The covenants with both Abraham and Israel, then, were instruments of international blessing. Abraham’s covenantal obedience foreshadows Christ’s sacrifice, and the covenant of law with Israel foreshadows the need for faith. The nations are blessed, not by entering Israel’s covenant with its obligations, but by trusting the seed who has fulfilled the covenant, and so becoming sons and heirs of God.


Full bibliography

The more immediate question in verse 17 is that of the status of the Sinai covenant. Paul’s opponents seem to have been arguing that the Gentiles could only be blessed if they joined the covenant people and submitted to the covenantal obligations.[1] After all, this seemed to be the path to blessing for Ishmael, the slave-child (Gen 17:20–27). They seem to be reasoning that if God chose to enter into a covenant with his people at Sinai, then the obligations that constituted that covenant had to be kept by anyone who wished to receive the blessing. Paul, however, argues that insisting upon such covenantal obligations would, in fact, invalidate the earlier covenant with Abraham (which has been fulfilled by Christ’s sacrifice) and so make the promise to Abraham void (Gal 3:17–18). Once the “seed” has displayed supreme loyalty and is sacrificed, God keeps his promise and the blessings flow to the nations. What, then, was the purpose of the legal obligations laid upon Israel at Sinai? The answer, “because of transgressions”, is, as we shall see, part of Paul’s integration of the law into the wider scheme of God’s salvation-historical plans (Gal 3:19–25).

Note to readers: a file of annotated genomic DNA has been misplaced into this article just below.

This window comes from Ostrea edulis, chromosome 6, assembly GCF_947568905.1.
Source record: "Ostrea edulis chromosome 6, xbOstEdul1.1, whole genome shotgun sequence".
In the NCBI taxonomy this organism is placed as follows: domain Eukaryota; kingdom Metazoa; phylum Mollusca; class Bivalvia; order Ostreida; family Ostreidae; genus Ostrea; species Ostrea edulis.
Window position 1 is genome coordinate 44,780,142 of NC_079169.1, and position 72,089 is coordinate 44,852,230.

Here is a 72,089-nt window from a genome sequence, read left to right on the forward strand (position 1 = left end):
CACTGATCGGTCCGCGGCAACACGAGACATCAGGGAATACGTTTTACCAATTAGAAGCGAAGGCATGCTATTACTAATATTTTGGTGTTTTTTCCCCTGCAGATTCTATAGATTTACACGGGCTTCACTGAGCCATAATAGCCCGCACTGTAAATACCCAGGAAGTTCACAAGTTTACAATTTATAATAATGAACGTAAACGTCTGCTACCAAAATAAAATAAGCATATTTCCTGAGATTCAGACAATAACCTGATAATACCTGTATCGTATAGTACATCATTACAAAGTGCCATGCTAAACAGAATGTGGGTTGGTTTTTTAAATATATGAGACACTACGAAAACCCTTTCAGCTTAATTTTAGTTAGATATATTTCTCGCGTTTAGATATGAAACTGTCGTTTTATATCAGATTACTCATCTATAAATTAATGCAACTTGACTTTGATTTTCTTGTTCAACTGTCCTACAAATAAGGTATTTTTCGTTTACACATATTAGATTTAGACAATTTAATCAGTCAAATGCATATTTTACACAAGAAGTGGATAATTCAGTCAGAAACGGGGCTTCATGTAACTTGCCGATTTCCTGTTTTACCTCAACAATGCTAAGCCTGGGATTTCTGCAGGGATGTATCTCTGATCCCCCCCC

[1] Perhaps the attitude that we saw in Jubilees (see above), was present among Paul’s opponents.

Published inCovenantGalatians

Publications by Lionel Windsor:

  • Lift Your Eyes: Reflections on Ephesians

Recent blog posts

  • Elf on the Shelf Balloon. Photo by Kim on Flickr https://www.flickr.com/photos/thegirlsny/8208193899God: Beyond us—and with us (Ephesians 3:20–21)
    God is nothing like the Elf on the Shelf. God’s power is far beyond us. Yet God’s power is at work in us. So God’s glory is our joyful goal.
  • EducationWhen education is not the answer (Romans 2:17–27)
    When education is not the answer (Romans 2:17–27). Amongst all the pragmatics & demands & struggles of ministry, you first need to know the why of ministry. You need deep and strong theology, and to apply that theology to your life & ministry.
  • Colosseum with skyThis is huge (Ephesians 3:18–19)